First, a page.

Did you notice the apostles’ response to Jesus ascension? What might we expect from them? Surely sorrow, yes? Their Master had left them again. Perhaps fear? They had hidden in a locked room last time He departed. But that’s not what we find. No sorrow. No fear. Instead we read, “And they worshiped him and returned to Jerusalem with great joy, and were continually in the temple blessing God.”

Jesus has ascended. Let us worship Him, too. Let us worship Him by confessing our sins, the very sins He came to take away. Jesus has ascended. Let us worship Him by leaving behind our worry and doubt, our anxiety and second-guessing, our carnal minds set on the things of this world, our short-sighted obsession with the next toy, the next dollar, the next high, our hope for a heaven here where everyone serves us as if we were god, where we decide right and wrong apart from and even in contradiction to God. Let us worship Him by living as His own, as those who have a God in heaven, a God in control, as those who know what awaits them, as those who have an eternal perspective unfettered by the demands and snares of this time. Jesus is ascended. Let us worship Him, and let us rejoice with the apostles, for as they were forgiven and restored by the Savior, so are we; for as they were promised that Jesus would never leave them or forsake them, so are we.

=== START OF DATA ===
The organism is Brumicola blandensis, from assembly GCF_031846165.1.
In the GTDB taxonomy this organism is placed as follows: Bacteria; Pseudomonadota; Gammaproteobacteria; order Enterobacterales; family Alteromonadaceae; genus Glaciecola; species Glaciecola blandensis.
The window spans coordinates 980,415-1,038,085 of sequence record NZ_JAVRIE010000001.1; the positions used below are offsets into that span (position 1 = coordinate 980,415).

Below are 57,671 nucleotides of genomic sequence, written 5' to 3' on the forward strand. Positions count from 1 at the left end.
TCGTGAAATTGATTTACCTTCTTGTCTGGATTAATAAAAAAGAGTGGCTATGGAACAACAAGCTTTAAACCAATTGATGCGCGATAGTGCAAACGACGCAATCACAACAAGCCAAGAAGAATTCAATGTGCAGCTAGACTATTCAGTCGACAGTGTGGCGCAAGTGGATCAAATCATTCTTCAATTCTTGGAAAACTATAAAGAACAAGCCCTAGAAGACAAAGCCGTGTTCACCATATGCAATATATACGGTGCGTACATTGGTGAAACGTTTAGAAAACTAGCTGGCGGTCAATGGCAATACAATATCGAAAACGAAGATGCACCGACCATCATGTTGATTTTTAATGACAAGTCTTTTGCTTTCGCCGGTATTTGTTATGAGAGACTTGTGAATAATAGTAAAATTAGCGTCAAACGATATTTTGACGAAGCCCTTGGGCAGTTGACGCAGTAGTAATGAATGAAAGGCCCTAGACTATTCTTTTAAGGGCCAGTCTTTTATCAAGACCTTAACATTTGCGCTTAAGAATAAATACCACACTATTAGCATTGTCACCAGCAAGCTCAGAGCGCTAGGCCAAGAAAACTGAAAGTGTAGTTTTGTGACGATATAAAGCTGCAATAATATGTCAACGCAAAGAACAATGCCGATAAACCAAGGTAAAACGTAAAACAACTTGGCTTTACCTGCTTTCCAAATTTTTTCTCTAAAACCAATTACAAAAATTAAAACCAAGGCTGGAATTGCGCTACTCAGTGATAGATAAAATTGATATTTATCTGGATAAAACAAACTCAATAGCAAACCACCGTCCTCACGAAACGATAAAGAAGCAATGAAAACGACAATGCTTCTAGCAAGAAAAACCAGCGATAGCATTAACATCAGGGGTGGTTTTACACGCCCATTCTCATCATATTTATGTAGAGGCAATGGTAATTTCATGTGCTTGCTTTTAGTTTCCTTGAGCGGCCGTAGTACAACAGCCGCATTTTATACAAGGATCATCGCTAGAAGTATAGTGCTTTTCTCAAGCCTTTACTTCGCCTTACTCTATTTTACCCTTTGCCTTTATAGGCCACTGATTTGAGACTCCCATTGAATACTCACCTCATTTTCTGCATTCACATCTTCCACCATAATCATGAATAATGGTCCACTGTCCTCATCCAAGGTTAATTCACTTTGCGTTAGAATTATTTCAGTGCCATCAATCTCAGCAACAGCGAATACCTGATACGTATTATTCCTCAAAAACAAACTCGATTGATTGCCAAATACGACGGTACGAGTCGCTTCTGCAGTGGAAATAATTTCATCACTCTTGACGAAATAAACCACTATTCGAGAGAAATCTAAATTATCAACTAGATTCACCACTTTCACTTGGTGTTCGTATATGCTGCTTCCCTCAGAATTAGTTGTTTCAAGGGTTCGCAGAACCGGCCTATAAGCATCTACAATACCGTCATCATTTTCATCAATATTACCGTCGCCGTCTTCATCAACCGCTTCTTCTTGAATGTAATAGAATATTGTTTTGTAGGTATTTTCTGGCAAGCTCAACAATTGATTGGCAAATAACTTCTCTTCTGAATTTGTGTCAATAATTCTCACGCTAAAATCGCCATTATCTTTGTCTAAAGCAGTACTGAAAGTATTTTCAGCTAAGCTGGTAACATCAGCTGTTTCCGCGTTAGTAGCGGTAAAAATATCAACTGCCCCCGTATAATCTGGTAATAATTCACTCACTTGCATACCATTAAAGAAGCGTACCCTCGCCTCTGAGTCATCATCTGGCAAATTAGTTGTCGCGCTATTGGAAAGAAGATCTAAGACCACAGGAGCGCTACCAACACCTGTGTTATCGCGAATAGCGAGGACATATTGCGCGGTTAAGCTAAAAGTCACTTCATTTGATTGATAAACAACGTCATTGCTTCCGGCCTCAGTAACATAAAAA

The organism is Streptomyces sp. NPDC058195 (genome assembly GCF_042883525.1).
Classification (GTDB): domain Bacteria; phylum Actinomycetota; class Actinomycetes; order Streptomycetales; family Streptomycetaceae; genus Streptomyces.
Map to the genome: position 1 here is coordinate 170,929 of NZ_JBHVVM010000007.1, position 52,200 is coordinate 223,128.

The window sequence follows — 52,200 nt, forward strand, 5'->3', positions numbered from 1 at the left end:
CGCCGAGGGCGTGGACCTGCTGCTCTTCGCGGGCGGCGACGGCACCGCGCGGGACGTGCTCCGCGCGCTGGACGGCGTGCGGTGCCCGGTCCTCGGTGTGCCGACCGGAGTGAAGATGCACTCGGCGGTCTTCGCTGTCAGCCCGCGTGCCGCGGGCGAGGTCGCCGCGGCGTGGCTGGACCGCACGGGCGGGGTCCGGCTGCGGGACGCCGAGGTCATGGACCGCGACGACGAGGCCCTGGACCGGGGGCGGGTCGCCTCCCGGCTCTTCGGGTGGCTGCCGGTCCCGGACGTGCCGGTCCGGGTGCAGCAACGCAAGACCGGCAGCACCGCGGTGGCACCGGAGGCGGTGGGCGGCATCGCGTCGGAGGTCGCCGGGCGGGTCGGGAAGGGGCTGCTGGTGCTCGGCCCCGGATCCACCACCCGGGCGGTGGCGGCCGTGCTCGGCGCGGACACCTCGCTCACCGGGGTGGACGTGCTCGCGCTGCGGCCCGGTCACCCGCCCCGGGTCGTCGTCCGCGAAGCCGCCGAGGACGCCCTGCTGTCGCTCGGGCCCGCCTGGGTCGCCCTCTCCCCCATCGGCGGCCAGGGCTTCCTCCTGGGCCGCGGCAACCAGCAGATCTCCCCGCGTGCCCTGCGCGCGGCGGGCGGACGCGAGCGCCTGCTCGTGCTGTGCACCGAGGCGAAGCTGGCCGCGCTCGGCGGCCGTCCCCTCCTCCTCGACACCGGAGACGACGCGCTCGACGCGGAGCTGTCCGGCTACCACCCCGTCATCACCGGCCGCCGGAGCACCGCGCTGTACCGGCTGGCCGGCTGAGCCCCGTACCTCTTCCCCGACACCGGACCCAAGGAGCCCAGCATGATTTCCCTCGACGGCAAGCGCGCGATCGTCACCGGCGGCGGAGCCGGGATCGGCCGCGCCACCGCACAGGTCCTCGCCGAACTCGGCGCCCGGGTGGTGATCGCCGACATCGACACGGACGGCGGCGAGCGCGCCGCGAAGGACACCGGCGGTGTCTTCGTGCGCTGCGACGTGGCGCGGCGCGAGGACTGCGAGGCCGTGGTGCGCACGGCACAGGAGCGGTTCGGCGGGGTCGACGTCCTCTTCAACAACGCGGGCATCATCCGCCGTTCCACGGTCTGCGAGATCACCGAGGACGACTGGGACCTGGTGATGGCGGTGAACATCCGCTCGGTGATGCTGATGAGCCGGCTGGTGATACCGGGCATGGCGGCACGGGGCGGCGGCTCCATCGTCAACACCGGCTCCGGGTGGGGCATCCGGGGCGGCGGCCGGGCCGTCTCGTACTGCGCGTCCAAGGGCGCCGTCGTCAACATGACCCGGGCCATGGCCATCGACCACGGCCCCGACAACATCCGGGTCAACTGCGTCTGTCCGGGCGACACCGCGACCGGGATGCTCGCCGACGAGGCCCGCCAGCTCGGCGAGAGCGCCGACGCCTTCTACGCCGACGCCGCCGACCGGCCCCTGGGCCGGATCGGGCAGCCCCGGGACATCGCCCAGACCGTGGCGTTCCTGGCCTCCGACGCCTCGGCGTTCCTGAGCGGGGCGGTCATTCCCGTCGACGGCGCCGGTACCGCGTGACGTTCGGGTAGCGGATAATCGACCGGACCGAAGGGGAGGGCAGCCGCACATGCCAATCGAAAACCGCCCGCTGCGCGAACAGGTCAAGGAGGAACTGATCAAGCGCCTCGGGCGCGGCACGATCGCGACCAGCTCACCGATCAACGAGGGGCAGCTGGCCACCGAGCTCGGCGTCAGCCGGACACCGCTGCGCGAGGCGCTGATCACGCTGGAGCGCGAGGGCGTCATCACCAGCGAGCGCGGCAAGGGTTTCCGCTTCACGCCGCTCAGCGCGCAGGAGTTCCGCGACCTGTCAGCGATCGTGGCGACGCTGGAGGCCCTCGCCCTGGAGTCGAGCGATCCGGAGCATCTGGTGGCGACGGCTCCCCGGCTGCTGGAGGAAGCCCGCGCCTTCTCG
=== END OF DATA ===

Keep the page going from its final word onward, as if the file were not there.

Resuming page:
Jesus is ascended, into the same glory as Enoch and Elijah, but with a much different purpose. Yes, this world will have its thorns and sorrows, but He’s prepared a better place for you, and He’s ascended in blessing to bring you there. No, He hasn’t promised to send you chariots of fire, but He will call you, whether through death or when He makes His final return, should He do so before we die. Rejoice. Bless your ascended Jesus. Walk with God, wherever you are, whatever you do or have, in life, through death, and to glory, all through faith, in faith, and by faith, the gift of God through the gospel. His ascension is yours. Where He is, you too will one day be. Amen.